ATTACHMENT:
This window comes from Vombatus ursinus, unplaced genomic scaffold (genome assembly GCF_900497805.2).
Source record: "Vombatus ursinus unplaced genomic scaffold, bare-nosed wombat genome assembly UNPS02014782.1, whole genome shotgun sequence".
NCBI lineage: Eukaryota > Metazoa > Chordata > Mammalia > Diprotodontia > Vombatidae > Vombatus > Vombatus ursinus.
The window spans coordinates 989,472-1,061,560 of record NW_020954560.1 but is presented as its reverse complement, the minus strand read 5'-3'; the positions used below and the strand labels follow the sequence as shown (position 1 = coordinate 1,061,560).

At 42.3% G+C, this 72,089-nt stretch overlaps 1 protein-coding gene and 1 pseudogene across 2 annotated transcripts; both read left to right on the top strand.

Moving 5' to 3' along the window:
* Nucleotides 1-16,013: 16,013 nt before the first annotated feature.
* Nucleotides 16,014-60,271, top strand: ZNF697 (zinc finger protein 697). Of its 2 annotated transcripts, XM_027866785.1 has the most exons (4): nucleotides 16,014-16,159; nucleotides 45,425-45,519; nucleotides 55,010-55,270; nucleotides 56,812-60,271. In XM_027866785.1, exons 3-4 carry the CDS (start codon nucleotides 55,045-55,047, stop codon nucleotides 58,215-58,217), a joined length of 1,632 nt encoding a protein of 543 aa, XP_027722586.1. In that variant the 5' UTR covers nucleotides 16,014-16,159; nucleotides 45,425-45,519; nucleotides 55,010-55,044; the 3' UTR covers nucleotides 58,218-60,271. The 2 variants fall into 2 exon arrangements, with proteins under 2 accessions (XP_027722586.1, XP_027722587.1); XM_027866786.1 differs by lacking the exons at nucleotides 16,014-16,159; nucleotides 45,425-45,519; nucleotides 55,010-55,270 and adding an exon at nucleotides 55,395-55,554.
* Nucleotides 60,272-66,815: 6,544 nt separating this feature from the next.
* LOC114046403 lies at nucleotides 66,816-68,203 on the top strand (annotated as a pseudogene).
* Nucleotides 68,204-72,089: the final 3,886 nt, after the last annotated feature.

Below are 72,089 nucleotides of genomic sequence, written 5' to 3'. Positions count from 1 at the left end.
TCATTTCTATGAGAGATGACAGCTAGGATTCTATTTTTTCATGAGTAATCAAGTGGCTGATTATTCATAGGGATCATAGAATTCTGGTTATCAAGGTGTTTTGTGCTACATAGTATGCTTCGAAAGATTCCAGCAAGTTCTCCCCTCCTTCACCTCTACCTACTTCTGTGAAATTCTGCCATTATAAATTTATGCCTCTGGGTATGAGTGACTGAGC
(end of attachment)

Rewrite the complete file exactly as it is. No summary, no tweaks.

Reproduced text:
This window comes from Vombatus ursinus, unplaced genomic scaffold (genome assembly GCF_900497805.2).
Source record: "Vombatus ursinus unplaced genomic scaffold, bare-nosed wombat genome assembly UNPS02014782.1, whole genome shotgun sequence".
NCBI lineage: Eukaryota > Metazoa > Chordata > Mammalia > Diprotodontia > Vombatidae > Vombatus > Vombatus ursinus.
The window spans coordinates 989,472-1,061,560 of record NW_020954560.1 but is presented as its reverse complement, the minus strand read 5'-3'; the positions used below and the strand labels follow the sequence as shown (position 1 = coordinate 1,061,560).

At 42.3% G+C, this 72,089-nt stretch overlaps 1 protein-coding gene and 1 pseudogene across 2 annotated transcripts; both read left to right on the top strand.

Moving 5' to 3' along the window:
* Nucleotides 1-16,013: 16,013 nt before the first annotated feature.
* Nucleotides 16,014-60,271, top strand: ZNF697 (zinc finger protein 697). Of its 2 annotated transcripts, XM_027866785.1 has the most exons (4): nucleotides 16,014-16,159; nucleotides 45,425-45,519; nucleotides 55,010-55,270; nucleotides 56,812-60,271. In XM_027866785.1, exons 3-4 carry the CDS (start codon nucleotides 55,045-55,047, stop codon nucleotides 58,215-58,217), a joined length of 1,632 nt encoding a protein of 543 aa, XP_027722586.1. In that variant the 5' UTR covers nucleotides 16,014-16,159; nucleotides 45,425-45,519; nucleotides 55,010-55,044; the 3' UTR covers nucleotides 58,218-60,271. The 2 variants fall into 2 exon arrangements, with proteins under 2 accessions (XP_027722586.1, XP_027722587.1); XM_027866786.1 differs by lacking the exons at nucleotides 16,014-16,159; nucleotides 45,425-45,519; nucleotides 55,010-55,270 and adding an exon at nucleotides 55,395-55,554.
* Nucleotides 60,272-66,815: 6,544 nt separating this feature from the next.
* LOC114046403 lies at nucleotides 66,816-68,203 on the top strand (annotated as a pseudogene).
* Nucleotides 68,204-72,089: the final 3,886 nt, after the last annotated feature.

Below are 72,089 nucleotides of genomic sequence, written 5' to 3'. Positions count from 1 at the left end.
TCATTTCTATGAGAGATGACAGCTAGGATTCTATTTTTTCATGAGTAATCAAGTGGCTGATTATTCATAGGGATCATAGAATTCTGGTTATCAAGGTGTTTTGTGCTACATAGTATGCTTCGAAAGATTCCAGCAAGTTCTCCCCTCCTTCACCTCTACCTACTTCTGTGAAATTCTGCCATTATAAATTTATGCCTCTGGGTATGAGTGACTGAGC